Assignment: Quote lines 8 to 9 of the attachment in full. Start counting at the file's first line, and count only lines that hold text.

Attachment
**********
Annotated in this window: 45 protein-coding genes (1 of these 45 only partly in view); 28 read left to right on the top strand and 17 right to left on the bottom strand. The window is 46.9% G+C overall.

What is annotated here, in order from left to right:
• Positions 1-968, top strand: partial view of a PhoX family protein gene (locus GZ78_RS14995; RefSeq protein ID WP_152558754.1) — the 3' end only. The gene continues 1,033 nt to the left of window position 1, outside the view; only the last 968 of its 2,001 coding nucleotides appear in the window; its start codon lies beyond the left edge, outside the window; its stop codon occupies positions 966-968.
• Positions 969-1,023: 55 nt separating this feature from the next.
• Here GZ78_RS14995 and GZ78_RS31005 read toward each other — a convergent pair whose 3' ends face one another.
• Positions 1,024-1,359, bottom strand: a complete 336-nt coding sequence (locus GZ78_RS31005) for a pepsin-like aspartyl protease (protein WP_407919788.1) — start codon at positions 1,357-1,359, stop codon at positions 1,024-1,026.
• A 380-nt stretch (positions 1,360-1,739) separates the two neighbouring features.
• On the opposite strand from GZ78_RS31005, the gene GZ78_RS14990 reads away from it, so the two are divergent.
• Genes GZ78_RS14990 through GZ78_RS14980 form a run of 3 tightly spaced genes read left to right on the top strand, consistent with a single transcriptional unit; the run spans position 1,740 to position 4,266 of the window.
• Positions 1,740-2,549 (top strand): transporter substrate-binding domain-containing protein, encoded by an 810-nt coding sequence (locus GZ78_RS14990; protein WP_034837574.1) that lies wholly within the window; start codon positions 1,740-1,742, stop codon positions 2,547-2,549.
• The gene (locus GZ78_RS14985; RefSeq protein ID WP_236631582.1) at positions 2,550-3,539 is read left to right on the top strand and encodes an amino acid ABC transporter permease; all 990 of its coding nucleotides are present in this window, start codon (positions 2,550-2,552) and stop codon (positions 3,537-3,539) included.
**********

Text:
• On the opposite strand from GZ78_RS31005, the gene GZ78_RS14990 reads away from it, so the two are divergent.
• Genes GZ78_RS14990 through GZ78_RS14980 form a run of 3 tightly spaced genes read left to right on the top strand, consistent with a single transcriptional unit; the run spans position 1,740 to position 4,266 of the window.